Readers in Council,
5-4, Shibaura 4-chome,
Minato-ku, Tokyo 108-0023
The best place to hide things is in broad daylight right in front of people's noses. When it comes to crime and crime statistics in Japan the public witnesses this phenomenon daily. Crimes are committed everywhere every day. If the police actually had to arrest everyone who committed a crime then the entire population would be in jail or have a record and society might grind to a halt. However, crimes are not increasing and society is not becoming more dangerous. What is happening is that more crimes are being reported and prosecuted is all. They are often the same old crimes that previously were known but ignored.
So many crimes can properly be called heinous, but those that victimize the helpless - the young, the old, the infirm - are correctly held in special contempt by civilized, law-abiding society. In Japan one of the host of crimes that have appeared to be on the sharp increase in recent years is child abuse. Children are baked to death in parked cars on hot summer days while their parents play pachinko. Mothers kill their children before killing themselves in a particularly demented maternal suicide. Boyfriends beat their partners' children to death for frivolous reasons. Parents neglect to properly strap their children into car seats. Corporal punishment abounds. I have seen it myself on the streets - mothers slapping their misbehaving children square in the face. The list goes on.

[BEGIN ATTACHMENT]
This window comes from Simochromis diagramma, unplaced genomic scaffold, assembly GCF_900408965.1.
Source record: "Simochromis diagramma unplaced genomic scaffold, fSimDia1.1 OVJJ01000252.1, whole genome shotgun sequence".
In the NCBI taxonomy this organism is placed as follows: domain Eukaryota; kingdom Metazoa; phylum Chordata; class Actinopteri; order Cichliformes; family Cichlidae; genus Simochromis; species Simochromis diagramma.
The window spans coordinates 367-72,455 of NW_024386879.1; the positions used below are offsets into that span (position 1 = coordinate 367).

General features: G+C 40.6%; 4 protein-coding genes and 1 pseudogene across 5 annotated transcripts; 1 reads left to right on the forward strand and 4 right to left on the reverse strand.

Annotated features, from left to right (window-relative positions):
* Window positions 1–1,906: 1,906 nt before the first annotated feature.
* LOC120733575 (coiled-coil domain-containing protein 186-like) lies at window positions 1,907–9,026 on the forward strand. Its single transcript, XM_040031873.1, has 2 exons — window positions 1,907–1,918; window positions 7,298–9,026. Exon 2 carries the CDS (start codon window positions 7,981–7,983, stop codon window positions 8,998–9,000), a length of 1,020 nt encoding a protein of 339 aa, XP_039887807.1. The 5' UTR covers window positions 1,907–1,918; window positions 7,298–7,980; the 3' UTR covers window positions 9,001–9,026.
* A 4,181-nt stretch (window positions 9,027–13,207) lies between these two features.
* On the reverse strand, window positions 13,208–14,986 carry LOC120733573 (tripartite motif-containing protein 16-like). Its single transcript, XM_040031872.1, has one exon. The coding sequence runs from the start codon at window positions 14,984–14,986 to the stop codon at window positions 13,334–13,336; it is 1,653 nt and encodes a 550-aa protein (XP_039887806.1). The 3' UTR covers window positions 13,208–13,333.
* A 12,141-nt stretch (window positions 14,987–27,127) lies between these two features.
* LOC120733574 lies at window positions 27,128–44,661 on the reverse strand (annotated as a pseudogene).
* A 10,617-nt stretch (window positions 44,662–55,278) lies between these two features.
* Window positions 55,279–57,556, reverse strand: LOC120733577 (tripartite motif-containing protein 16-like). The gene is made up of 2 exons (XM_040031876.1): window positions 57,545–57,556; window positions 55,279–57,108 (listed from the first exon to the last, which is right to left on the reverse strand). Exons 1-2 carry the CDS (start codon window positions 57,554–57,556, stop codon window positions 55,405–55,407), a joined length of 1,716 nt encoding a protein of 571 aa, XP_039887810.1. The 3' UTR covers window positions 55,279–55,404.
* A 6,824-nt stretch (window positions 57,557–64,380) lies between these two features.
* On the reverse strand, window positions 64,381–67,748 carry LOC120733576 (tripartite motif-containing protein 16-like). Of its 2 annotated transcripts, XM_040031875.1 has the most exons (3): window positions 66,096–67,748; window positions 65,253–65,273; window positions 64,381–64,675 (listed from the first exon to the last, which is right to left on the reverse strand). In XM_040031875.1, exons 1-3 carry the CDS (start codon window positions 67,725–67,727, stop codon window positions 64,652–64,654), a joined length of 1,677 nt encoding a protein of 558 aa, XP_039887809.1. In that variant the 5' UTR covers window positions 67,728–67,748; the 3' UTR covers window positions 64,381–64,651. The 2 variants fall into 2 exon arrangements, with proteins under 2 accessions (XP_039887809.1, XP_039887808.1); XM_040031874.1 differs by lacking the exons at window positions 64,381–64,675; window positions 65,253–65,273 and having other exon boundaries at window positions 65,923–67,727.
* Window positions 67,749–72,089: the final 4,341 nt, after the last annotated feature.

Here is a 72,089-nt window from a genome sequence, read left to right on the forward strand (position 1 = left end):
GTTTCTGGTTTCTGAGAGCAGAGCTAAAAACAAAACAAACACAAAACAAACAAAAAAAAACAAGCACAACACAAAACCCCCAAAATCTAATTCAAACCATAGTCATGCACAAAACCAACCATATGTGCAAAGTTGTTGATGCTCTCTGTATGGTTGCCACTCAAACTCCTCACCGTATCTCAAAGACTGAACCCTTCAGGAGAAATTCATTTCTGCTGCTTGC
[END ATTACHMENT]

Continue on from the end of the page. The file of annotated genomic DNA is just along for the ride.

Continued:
But "The Crying Game" photograph of the "crying sumo" event at Tokyo's Sensoji Templethat appeared on Page 2 of the April 24, 2005 edition is a timely example of this kind of hidden-in-the-open criminality, and a criminal behavior that is sanctioned by tradition and culture. Sumo wrestlers are allowed to handle babies and make them cry. It seems to be taken as a sign of good health if the baby can be made to bellow the loudest. The proposition that this kind of thing is abusive, and amounts to criminal terrorism of infants cannot be imagined by people.
It might be said that I don't understand, that this is a cultural tradition, that no harm is intended and none is inflicted, that it is in fun. Fun, maybe, but not funny. Every April when I see similar photographs of the same festival I feel angry that no one even questions it. Children's advocacy lawyers ought to be having a field day.